Question: "How does God restore the years that the locusts have eaten (Joel 2:25)?"
Answer: The statement of Joel 2:25—“I will restore to you the years that the swarming locust has eaten”—is a reference to the produce of food from the years the locusts destroyed the harvest. A closer look at the context and details of this verse offers additional insight into the goodness of God.
Israel’s crops had been destroyed by a locust invasion (Joel 1:4), and the impact lasted more than one year. This could indicate that locusts invaded in consecutive years. However, it is more likely that the damage of one invasion had a multi-year impact. When locusts destroyed a crop, they wiped out the seed saved from the previous year, the harvest of the current year, and the seed that would be used the next year. Locust devastation of grape vines and fruit trees would take years to redevelop (Joel 1:12).
Joel 2:25 complements the preceding verse, which says, “The threshing floors shall be full of grain; the vats shall overflow with wine and oil.” The restoring of the years the locust had eaten would include an abundant harvest of grain, grapes, and olives.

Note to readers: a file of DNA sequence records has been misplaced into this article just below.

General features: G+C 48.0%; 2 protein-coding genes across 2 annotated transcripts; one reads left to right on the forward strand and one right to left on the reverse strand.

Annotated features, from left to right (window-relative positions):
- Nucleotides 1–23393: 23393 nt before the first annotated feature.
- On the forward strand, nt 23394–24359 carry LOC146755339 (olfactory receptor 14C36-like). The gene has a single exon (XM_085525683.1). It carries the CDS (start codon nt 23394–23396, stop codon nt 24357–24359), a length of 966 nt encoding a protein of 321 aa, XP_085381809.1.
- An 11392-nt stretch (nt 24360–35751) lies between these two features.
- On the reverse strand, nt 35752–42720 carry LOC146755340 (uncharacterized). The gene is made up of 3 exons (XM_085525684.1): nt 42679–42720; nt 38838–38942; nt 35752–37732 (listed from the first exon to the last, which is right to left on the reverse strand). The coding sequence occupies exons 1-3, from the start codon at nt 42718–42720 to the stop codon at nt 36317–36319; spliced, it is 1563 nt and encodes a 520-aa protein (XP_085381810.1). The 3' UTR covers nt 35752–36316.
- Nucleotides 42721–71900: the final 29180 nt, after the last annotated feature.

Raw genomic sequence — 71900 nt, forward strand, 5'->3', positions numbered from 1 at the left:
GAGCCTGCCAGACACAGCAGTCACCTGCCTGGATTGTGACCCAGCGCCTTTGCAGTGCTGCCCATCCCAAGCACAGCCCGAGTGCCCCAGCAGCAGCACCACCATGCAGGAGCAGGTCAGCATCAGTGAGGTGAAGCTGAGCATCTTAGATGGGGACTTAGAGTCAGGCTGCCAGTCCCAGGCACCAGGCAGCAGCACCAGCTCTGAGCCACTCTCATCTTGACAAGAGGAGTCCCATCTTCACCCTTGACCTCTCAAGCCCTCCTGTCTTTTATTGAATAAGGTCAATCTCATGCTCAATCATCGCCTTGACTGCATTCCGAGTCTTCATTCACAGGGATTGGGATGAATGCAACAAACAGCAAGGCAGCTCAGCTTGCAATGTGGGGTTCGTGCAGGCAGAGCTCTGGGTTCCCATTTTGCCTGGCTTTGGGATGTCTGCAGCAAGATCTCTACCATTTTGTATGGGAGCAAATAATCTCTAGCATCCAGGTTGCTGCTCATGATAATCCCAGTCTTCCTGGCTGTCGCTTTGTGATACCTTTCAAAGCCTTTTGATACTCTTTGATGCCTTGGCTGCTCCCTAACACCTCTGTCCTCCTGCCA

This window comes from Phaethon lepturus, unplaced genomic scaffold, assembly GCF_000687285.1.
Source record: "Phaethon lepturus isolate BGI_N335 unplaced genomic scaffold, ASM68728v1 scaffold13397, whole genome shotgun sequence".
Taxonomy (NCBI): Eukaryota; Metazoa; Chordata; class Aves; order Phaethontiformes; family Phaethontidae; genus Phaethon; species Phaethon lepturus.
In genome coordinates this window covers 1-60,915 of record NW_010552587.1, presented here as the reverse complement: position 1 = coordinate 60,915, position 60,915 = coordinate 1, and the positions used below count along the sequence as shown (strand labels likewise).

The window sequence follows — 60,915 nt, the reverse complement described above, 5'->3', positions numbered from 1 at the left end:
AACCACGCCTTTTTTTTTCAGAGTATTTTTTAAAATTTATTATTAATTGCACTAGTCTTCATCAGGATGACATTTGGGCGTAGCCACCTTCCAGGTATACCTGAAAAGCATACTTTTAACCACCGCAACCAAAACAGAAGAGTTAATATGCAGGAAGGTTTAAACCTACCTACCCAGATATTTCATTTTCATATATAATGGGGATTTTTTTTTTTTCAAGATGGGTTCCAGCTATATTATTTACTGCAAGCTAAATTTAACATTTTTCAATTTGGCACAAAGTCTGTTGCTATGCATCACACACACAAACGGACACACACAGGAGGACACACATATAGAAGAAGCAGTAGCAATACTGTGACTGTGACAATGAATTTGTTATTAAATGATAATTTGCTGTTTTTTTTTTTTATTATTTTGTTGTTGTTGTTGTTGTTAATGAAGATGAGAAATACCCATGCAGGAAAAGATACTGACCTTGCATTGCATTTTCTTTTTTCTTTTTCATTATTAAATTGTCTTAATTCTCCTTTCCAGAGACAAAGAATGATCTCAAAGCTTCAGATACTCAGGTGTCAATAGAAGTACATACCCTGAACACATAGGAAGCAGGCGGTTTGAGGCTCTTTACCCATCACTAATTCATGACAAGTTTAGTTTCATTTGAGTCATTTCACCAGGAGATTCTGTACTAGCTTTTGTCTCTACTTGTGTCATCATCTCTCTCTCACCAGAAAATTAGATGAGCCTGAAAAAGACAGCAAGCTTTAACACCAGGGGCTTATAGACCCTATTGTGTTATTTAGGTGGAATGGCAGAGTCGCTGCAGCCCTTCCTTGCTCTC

Joel had used the locust invasion as an illustration of God’s judgment. In His promise to “restore” the years lost to the locust, God is pledging to restore His repentant people to a place of blessing after judgment. The context describes many other positive things that would take place during this restoration:
-Green pasture for livestock: “the pastures of the wilderness are green” (Joel 2:22).
-Trees and vines that bear fruit: “the tree bears its fruit; the fig tree and vine give their full yield” (Joel 2:22).
-The spring and summer rains would come as needed for a good crop: “he has given the early rain” (Joel 2:23).
The results of this restoration would be both physical and spiritual. Physically, “You shall eat in plenty and be satisfied.” Spiritually, they would “praise the name of the LORD your God, who has dealt wondrously with you” (Joel 2:26).
The conclusion of this section of Joel summarizes God’s intention for the restoration: “And my people shall never again be put to shame. You shall know that I am in the midst of Israel, and that I am the LORD your God and there is none else. And my people shall never again be put to shame” (Joel 2:26-27). God must deal with sin, but when His people repent, they find abundant blessing that more than compensates for what was lost in the judgment. His grace abounds.
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